Build a content mesh

Every startup needs enough content around their product that the brand feels substantial and has weight. A content mesh isn’t meant to generate traffic, but rather to build brand weight and increase conversions. Invest in:

— Excellent sales collateral

— Case studies

— Technical documentation

— Support resources

— High-quality photography & video

— Thought leadership content

All of this signals to leads that you are committed to quality, and planning to play the long-term game.


  • A content mesh is all the content and information that surrounds your product(s) and your brand. It is everything that gives people a sense of how you are, and all the pieces that help people interact with you.
  • Branding is all about being perceived as being the solution that’s least likely to be bad (see law #16). That means your brand needs some weight — it needs to feel like a thing with permanence and staying power. It also needs to show clear signals that you’ll help people when they need support: technical docs, responsive support, a community of happy users. Prospects need to see that you are approachable and service-oriented.roachable and service-oriented.
  • Spend some money on good photography. People want to see your face, and ideally see your eyes. Even if it’s online, they want to be able to know who they are doing business with. They want to be able to connect with you and your team.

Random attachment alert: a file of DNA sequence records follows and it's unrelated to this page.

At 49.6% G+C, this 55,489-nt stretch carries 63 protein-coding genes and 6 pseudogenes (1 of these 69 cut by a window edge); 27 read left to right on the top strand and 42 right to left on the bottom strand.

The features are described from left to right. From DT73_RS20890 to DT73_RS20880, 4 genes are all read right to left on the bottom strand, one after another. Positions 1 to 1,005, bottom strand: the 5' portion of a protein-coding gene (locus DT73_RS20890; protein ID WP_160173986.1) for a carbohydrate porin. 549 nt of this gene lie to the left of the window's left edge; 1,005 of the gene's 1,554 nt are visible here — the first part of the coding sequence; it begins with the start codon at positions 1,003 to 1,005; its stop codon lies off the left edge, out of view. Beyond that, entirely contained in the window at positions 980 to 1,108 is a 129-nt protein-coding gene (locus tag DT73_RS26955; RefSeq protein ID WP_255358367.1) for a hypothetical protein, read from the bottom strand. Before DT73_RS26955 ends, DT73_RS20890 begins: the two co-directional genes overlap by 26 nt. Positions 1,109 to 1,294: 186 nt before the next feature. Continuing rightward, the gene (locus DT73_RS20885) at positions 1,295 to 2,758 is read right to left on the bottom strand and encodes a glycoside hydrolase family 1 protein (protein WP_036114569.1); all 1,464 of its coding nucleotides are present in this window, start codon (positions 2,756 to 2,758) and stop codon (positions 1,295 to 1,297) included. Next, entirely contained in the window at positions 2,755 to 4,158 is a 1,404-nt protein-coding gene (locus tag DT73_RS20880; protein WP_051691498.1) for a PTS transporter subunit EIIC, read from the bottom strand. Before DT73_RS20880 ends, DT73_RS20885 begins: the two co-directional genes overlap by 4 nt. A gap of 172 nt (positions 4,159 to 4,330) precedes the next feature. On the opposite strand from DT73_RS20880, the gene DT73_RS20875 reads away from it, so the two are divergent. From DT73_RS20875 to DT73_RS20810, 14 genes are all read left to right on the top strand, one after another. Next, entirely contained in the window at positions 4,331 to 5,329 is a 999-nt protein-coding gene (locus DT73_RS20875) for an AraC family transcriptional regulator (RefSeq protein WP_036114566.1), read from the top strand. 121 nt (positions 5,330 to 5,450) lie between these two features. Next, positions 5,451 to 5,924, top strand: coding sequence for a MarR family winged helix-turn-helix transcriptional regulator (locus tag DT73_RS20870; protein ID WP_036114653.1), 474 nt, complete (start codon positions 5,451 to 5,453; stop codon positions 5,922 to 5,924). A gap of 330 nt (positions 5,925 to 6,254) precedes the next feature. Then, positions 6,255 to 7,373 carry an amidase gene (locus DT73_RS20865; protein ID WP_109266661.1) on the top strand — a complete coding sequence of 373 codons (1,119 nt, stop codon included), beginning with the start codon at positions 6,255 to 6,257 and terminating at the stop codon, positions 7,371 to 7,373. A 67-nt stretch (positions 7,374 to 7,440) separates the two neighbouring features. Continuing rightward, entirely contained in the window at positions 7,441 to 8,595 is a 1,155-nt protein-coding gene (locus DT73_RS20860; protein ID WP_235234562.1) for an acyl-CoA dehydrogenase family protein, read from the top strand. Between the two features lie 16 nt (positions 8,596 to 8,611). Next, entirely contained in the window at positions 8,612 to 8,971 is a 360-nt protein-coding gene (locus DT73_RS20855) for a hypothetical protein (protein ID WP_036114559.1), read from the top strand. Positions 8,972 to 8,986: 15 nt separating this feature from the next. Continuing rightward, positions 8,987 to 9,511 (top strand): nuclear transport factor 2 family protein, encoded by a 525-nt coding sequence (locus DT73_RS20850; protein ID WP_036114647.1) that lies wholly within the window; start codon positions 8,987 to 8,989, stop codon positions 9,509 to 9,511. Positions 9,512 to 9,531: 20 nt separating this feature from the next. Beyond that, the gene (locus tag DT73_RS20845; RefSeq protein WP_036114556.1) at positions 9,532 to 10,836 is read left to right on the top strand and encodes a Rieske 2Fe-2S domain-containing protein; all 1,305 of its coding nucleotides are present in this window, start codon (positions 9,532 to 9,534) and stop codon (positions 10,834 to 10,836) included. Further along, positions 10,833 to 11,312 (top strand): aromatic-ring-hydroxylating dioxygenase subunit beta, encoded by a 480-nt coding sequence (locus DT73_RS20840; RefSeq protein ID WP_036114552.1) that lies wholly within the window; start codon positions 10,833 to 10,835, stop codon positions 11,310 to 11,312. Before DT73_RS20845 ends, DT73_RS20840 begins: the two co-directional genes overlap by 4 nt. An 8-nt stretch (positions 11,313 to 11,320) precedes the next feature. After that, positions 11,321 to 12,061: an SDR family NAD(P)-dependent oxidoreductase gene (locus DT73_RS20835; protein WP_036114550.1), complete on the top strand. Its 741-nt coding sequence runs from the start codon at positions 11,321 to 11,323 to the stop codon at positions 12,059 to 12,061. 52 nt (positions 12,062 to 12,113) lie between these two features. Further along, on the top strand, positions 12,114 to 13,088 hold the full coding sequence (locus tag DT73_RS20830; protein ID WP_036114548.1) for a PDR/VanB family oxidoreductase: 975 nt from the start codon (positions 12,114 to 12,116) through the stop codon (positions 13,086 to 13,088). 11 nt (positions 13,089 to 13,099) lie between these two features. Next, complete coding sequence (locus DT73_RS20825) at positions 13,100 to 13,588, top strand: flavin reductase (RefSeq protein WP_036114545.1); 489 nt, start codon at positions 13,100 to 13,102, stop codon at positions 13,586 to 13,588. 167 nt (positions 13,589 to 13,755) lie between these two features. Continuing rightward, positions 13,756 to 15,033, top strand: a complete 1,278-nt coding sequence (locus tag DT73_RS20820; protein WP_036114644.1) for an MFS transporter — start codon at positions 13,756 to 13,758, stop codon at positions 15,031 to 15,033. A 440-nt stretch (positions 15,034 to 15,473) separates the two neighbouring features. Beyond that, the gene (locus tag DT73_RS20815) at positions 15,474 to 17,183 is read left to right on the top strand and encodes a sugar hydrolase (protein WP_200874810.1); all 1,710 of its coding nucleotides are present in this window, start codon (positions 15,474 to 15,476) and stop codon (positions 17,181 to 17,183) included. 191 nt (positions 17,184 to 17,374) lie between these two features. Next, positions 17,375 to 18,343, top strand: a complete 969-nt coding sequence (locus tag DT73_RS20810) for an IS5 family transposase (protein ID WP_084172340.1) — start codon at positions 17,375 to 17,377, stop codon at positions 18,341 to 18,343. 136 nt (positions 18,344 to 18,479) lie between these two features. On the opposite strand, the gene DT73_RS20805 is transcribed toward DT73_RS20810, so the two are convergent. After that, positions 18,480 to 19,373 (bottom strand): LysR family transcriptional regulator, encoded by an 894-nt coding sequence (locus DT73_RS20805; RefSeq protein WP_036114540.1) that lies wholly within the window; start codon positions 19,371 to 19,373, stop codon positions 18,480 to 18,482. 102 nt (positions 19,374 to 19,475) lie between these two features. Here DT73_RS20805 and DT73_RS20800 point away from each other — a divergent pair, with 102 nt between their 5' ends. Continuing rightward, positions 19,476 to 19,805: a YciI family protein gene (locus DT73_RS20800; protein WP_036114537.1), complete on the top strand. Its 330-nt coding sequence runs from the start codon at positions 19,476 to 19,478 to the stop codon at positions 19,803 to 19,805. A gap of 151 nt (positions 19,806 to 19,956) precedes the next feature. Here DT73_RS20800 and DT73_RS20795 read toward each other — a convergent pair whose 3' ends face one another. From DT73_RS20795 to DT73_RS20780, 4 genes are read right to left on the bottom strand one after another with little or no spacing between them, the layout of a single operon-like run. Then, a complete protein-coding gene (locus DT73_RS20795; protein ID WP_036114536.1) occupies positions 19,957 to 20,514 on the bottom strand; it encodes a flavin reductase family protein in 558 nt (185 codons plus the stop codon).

• How you dress yourself determines how serious people will take you. Excellent sales collateral, strong case studies and a well-crafted website all signal quality and serious business. Not only do people like that, it also makes it less risky to suggest your business to their boss.
  • Users want to understand your philosophy and vision, because people like to do business with people that think alike. Strong content and strong vision helps people trust your brand more, because you become more predictable and accountable.

In Practice

Most mature scale-up companies have good examples of thick meshes of content around their product. Take Stripe for instance: the core product (a payment processing API) is surrounded by a truly excellent technical documentation, to help their core audience of developers. But Stripe also has an impressive online footprint, a well-maintained blog, an active community, thousands of questions answered on StackOverflow, and so much else around the product that it is easy to see that Stripe is going to be a safe bet to work with for even the largest corporate players. No matter what happens, Stripe has got you back. Stripe is the low-risk solution that you could confidently recommend to anyone.

Pair with

Write for the buyer (not the non-buyer!)